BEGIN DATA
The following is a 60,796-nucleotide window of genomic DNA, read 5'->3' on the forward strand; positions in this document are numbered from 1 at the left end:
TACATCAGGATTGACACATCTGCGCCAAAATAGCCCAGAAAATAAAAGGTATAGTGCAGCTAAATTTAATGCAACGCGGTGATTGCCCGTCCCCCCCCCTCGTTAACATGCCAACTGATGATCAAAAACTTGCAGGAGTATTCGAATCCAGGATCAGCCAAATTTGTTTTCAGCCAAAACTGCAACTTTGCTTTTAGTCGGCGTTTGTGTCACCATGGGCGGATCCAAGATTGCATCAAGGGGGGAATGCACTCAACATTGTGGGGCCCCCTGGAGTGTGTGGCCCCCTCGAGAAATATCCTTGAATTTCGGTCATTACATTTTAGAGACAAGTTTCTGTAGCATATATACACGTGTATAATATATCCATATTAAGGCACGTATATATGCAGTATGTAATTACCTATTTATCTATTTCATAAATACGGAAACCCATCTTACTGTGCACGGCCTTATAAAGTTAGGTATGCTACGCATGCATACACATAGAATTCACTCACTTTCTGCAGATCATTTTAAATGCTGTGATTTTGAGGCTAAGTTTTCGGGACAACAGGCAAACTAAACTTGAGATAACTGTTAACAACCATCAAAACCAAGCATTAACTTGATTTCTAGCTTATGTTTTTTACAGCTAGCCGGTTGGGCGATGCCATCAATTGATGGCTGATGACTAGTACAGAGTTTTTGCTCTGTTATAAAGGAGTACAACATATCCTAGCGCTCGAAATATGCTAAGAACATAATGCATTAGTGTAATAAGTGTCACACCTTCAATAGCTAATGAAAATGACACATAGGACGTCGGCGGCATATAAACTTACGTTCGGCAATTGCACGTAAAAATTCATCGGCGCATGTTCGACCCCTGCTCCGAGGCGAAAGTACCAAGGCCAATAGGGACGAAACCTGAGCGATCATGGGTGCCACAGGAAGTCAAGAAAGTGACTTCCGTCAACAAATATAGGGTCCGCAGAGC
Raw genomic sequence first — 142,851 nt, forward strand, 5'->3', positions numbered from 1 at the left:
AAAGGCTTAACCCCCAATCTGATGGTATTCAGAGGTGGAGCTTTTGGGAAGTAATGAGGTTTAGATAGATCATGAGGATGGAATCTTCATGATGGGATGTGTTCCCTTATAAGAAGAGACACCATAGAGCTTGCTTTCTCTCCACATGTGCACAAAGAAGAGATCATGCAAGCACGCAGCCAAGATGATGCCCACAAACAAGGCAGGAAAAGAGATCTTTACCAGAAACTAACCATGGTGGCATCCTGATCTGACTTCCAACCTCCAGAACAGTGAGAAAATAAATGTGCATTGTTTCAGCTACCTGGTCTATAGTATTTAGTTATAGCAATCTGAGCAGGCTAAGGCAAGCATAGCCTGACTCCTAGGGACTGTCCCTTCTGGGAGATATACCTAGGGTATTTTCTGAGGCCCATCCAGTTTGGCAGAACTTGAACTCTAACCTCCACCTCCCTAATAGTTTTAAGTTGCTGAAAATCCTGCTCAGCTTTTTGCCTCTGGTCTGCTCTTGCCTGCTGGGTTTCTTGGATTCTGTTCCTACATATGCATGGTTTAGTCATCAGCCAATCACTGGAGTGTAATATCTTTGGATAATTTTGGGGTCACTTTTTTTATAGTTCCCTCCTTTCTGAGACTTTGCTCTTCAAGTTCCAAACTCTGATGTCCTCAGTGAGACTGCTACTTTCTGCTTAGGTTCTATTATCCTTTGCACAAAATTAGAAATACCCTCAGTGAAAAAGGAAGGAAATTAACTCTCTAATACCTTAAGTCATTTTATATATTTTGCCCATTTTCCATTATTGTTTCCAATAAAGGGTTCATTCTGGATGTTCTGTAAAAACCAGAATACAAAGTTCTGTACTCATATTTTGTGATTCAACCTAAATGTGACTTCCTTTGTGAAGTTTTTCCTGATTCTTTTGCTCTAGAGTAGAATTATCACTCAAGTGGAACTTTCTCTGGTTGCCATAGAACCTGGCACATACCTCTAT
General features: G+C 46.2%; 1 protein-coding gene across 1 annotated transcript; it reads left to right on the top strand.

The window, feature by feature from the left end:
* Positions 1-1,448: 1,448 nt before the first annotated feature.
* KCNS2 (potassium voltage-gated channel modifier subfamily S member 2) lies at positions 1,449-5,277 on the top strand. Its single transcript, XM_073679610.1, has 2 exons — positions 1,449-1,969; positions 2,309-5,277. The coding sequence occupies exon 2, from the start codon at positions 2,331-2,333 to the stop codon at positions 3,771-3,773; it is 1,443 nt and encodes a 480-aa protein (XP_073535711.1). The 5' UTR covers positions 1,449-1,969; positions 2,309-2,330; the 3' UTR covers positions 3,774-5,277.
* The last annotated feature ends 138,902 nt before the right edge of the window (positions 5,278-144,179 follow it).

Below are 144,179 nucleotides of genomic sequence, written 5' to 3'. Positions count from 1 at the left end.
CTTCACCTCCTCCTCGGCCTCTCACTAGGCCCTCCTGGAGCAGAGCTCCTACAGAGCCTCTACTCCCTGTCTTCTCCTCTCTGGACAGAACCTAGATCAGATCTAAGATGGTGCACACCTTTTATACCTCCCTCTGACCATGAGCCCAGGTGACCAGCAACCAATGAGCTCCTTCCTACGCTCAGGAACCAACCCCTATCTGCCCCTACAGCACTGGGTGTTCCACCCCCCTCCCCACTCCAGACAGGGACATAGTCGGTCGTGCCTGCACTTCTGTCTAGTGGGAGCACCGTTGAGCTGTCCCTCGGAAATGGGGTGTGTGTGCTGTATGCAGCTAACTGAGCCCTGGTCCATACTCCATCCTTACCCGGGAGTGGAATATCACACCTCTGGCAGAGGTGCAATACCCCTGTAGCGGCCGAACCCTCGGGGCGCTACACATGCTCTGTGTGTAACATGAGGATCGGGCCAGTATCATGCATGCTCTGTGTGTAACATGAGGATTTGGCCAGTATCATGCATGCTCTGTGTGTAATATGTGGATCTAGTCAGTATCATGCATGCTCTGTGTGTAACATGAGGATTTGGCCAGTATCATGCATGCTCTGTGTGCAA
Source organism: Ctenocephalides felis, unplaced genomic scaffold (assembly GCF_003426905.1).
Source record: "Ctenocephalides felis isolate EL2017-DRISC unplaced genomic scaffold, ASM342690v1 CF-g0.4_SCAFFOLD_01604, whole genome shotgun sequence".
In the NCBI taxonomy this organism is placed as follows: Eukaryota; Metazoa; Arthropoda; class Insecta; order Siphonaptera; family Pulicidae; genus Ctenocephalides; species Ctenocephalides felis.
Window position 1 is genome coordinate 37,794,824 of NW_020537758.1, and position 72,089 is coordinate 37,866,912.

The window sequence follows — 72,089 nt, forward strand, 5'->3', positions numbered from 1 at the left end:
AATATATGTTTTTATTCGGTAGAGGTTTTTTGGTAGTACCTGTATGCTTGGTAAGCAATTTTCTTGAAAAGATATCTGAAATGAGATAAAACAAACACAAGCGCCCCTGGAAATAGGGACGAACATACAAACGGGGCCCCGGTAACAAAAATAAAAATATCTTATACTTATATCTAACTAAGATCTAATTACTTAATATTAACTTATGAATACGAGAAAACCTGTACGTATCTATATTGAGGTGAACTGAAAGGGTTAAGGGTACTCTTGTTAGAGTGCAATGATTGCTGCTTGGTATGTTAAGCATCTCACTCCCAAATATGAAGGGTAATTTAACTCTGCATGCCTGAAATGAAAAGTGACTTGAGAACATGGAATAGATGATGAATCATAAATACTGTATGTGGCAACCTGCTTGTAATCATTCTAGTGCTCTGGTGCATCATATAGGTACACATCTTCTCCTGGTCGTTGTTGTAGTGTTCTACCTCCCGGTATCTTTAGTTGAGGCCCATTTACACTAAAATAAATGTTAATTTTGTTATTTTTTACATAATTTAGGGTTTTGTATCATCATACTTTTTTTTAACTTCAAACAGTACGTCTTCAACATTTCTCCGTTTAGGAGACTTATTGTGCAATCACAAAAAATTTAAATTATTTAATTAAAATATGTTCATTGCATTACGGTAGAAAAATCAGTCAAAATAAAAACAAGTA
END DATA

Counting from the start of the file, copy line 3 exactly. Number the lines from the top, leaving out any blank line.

Raw genomic sequence first — 142,851 nt, forward strand, 5'->3', positions numbered from 1 at the left: